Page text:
— It is difficult to judge from outside, but I do believe it is very important to know how to defend a potential referendum over self-determination and independence. What arguments could be used to convince the central government in Madrid, the Catalans and the international community that it is necessary? Given the current state of uncertainty in the European Union, I would say that the present situation is not so much in favour of changes as it was in our time, but I say again: the key argument is that you should be able to answer the question of why now? Why a referendum on the self-determination of Catalonia right now? Let me also add that, in comparison with our situation, Spain is perceived as a democratic country with a parliamentary system that is not in crisis. Spain is at the heart of the EU and in this sense, it will not be easy for you.
— Can you imagine, therefore, that Catalonia proclaims its independence and nobody recognises it?
— This will depend a lot on what arguments Catalonia makes to the EU and the rest of the international community to convince it that the decision is inevitable.
— In this case, Slovenia will be in the position of Germany or France, when the Slovenians declared their own independence. At some time Slovenia will have to decide whether or not to recognise an independent Catalonia …
— In principle, there is no reason why Slovenia should oppose anyone’s right to self-determination, but there are historical and political circumstances alongside this. Morally speaking, I can see no problem in principle. In the formal and institutional ambit, I do see potential great problems, first of all because we have the EU, and Slovenia will have to act in accordance with the EU and the decisions taken in Brussels. We have the experience of the recognition of Palestine. It is true that a few European countries have recognised the Palestinian state, but Slovenia has maintained the common position of the EU, which is used as a kind of excuse not to recognise them.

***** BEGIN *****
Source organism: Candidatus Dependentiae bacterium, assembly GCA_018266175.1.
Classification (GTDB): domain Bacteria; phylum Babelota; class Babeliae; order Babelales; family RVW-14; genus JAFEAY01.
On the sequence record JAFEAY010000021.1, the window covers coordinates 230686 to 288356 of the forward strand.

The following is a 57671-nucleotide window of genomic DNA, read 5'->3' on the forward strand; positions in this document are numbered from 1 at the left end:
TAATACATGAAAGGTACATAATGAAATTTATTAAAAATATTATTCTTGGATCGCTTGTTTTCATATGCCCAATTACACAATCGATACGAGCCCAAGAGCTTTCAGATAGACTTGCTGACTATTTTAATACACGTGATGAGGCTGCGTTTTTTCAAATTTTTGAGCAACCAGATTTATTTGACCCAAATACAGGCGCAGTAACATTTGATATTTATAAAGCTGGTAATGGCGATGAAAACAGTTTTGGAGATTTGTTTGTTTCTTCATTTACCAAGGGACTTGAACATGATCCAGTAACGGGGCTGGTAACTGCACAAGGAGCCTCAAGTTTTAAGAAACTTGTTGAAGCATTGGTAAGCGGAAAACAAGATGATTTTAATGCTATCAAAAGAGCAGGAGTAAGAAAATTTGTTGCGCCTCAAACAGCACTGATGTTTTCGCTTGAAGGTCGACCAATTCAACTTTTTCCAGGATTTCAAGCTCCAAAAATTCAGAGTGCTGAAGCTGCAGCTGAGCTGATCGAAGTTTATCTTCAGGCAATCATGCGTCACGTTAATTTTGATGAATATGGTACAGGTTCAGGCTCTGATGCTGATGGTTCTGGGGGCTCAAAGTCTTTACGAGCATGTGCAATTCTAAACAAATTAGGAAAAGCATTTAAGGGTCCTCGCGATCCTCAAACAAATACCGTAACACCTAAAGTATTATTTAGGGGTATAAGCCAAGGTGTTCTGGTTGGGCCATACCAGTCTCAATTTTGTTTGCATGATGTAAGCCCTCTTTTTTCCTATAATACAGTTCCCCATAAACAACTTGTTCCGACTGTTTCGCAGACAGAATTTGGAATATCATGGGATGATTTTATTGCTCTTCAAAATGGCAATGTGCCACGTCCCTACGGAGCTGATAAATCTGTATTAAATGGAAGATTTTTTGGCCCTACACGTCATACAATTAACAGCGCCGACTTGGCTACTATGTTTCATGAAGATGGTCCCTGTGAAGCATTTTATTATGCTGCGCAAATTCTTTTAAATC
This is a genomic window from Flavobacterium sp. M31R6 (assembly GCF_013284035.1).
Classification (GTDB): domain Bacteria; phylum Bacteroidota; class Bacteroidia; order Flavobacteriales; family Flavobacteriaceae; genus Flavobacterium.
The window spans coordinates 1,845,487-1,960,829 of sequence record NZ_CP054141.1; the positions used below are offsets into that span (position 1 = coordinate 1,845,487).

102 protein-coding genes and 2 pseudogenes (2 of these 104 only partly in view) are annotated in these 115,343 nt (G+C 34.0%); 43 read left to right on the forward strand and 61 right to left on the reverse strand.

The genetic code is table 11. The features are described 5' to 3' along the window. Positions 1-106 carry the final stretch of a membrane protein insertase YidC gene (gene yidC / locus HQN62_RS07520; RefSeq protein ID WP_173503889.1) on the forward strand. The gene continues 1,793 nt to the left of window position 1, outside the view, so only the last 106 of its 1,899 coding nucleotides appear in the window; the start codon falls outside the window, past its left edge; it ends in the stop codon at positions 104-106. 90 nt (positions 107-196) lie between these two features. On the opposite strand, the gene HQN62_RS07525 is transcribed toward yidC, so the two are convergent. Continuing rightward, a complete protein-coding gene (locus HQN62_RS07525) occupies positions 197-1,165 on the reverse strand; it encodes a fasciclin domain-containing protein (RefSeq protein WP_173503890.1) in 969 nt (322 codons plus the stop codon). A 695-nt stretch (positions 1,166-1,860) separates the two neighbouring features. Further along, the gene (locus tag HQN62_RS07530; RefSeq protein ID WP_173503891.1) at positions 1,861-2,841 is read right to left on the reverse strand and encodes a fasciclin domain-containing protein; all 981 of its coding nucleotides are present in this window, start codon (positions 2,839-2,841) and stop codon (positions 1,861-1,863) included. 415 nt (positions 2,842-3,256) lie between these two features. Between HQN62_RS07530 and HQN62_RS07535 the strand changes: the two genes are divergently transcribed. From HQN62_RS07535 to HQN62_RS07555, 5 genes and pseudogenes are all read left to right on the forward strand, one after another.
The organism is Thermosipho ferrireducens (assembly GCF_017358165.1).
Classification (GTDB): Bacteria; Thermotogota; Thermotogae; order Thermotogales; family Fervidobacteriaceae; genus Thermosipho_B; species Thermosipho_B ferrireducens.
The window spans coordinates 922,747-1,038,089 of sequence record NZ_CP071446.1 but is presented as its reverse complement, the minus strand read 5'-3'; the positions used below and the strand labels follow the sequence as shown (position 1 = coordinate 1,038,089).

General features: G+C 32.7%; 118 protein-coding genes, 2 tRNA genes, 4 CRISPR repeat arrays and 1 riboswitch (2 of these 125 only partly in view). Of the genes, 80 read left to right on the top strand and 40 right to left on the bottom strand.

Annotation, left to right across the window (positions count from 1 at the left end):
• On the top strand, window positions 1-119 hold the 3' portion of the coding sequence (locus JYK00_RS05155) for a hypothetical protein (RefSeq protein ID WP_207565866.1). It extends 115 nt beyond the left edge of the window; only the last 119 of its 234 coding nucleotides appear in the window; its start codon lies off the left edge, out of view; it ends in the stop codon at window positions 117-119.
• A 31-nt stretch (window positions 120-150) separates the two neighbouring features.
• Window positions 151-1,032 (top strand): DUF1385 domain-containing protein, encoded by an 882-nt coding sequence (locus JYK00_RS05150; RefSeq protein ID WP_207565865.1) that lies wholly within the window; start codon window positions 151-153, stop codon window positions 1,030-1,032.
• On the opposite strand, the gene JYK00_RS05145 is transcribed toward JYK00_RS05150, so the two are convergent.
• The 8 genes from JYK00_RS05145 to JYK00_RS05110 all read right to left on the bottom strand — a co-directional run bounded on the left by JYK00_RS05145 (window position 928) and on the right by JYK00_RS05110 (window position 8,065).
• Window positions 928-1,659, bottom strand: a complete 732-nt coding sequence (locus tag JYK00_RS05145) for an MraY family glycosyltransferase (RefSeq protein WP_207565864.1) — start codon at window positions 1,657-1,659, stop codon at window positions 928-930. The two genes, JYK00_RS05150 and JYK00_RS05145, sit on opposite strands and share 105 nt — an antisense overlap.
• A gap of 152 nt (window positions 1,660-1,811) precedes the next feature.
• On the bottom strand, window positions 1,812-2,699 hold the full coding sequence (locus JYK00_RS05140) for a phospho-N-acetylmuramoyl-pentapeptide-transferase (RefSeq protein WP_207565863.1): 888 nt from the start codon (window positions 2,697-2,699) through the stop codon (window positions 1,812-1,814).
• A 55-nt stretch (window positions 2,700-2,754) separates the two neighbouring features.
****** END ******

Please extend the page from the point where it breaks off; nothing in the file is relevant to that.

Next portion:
— You also found yourselves at a time like this. James Baker, the then North American Secretary of State, and the European Community said that the unilateral independence of Slovenia would not be recognised, but this did not stop you going ahead with it.
— I remember Baker’s words, and they were not the only threats we received. But our decisions had already gone too far for us to change our mind simply because they said they would not recognise us. Even though someone might wish to stop the process of independence, it was already too late for us. There was obviously a risk, and we didn’t know how the international community would react, but we were sure that we had legitimacy and legality.
— Didn’t you ever think ‘and what if no one recognises us …’?
— When the Yugoslavian army attacked Slovenia on the day after the proclamation of independence, the world already realised that Yugoslavia was no longer viable, and everything changed.
— To what extent did you and your team doubt or suffer over whether anyone would recognise you?
— Once you take a decision, above all a decision like that of proclaiming independence, there is no way back. You have to muster all of your intellectual capacity to apply the decision, and not just say it. If you ask me about my personal responsibility, I will say I did feel it, I really did! But in the end, this depends on each person’s character and I considered myself capable of applying the people’s will.